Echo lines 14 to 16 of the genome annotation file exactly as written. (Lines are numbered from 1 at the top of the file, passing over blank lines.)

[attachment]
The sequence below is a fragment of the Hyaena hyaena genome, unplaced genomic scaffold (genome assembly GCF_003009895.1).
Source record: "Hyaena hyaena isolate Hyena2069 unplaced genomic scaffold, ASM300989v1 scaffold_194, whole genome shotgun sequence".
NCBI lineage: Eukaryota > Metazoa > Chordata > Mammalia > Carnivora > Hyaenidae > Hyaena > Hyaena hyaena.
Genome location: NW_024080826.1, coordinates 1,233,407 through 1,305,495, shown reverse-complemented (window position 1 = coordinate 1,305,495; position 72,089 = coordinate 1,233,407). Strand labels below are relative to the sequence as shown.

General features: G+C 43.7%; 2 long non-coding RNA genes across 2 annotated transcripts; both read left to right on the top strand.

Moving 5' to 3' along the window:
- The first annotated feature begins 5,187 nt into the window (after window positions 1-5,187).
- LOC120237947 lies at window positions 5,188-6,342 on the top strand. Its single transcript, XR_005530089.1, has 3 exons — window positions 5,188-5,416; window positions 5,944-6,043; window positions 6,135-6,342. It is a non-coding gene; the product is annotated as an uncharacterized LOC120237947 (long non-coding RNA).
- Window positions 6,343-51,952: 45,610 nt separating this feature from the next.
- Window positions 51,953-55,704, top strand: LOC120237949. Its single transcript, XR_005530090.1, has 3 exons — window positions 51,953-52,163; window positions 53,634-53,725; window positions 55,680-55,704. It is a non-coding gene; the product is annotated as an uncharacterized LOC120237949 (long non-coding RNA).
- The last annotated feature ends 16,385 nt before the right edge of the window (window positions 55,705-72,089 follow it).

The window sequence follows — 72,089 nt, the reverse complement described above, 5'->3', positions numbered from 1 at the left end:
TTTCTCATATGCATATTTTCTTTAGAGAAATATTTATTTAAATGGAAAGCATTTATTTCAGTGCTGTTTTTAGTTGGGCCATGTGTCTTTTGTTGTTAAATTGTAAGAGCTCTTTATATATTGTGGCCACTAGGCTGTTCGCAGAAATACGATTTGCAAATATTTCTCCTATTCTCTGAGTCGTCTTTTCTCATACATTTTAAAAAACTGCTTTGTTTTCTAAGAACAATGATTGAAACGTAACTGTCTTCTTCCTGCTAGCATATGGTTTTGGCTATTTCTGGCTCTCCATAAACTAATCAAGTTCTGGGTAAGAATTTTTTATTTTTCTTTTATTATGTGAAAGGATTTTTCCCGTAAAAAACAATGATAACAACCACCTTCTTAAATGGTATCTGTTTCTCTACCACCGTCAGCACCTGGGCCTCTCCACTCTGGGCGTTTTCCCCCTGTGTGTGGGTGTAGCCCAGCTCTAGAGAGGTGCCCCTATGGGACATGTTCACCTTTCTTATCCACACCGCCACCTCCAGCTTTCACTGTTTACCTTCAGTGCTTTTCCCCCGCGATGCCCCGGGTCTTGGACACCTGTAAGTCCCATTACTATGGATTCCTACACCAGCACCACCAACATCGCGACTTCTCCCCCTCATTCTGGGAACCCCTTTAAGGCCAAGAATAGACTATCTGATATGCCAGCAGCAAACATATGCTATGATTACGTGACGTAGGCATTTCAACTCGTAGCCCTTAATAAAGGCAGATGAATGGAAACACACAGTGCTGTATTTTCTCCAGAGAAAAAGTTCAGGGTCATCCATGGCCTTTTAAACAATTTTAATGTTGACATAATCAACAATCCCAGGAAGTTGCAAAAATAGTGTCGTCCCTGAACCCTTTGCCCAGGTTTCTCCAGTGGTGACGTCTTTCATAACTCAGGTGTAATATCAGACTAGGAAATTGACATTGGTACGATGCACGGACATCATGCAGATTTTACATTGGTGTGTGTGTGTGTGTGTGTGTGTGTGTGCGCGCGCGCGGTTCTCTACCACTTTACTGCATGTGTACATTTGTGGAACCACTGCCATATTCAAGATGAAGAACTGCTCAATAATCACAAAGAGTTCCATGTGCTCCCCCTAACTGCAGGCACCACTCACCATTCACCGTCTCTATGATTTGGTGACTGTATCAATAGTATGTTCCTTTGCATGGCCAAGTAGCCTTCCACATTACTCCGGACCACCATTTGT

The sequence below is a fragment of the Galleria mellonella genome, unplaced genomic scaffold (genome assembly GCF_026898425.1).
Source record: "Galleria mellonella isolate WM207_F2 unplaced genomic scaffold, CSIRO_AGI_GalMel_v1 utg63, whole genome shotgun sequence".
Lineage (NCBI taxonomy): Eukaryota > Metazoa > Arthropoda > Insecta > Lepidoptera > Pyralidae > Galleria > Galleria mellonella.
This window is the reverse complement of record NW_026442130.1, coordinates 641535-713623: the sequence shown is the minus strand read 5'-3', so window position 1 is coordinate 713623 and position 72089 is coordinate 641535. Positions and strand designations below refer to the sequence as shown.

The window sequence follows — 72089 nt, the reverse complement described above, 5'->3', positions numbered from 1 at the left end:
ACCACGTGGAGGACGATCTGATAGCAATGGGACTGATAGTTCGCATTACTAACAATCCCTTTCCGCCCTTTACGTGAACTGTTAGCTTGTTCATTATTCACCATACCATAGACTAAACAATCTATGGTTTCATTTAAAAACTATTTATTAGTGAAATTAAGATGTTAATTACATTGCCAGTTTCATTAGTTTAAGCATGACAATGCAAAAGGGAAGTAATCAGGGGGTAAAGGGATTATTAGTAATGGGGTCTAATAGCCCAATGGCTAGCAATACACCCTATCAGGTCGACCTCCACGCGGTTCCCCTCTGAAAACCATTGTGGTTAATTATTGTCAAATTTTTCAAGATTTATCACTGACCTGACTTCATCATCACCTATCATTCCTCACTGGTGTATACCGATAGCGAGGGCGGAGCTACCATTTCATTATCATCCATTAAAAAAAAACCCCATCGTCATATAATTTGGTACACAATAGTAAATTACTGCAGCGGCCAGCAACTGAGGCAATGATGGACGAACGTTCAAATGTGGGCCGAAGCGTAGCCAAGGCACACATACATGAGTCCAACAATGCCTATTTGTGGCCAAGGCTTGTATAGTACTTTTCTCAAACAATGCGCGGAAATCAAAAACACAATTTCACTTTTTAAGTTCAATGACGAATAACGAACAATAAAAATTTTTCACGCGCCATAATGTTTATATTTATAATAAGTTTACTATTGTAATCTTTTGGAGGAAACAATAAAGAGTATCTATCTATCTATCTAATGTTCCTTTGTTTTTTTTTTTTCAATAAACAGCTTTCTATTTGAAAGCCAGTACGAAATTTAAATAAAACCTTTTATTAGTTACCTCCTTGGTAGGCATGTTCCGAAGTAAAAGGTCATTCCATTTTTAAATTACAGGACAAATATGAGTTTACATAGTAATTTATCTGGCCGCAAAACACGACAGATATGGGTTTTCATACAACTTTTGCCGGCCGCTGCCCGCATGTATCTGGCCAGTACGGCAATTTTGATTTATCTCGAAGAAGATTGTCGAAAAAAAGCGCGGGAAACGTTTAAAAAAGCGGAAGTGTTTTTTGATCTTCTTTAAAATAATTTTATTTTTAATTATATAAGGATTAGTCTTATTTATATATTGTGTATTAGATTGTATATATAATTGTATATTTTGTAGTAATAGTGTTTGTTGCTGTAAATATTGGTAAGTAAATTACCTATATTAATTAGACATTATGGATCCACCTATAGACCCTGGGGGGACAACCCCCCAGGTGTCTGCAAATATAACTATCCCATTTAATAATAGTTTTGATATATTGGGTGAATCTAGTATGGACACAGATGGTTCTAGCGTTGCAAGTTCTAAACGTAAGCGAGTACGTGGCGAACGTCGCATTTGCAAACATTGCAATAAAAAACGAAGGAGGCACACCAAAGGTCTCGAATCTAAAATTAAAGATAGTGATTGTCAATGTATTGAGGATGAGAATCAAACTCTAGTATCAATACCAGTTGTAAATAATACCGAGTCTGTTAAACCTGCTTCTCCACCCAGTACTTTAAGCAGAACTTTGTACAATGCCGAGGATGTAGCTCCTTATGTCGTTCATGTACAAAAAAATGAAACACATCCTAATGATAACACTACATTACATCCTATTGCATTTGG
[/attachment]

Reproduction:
The sequence below is a fragment of the Galleria mellonella genome, unplaced genomic scaffold (genome assembly GCF_026898425.1).
Source record: "Galleria mellonella isolate WM207_F2 unplaced genomic scaffold, CSIRO_AGI_GalMel_v1 utg63, whole genome shotgun sequence".
Lineage (NCBI taxonomy): Eukaryota > Metazoa > Arthropoda > Insecta > Lepidoptera > Pyralidae > Galleria > Galleria mellonella.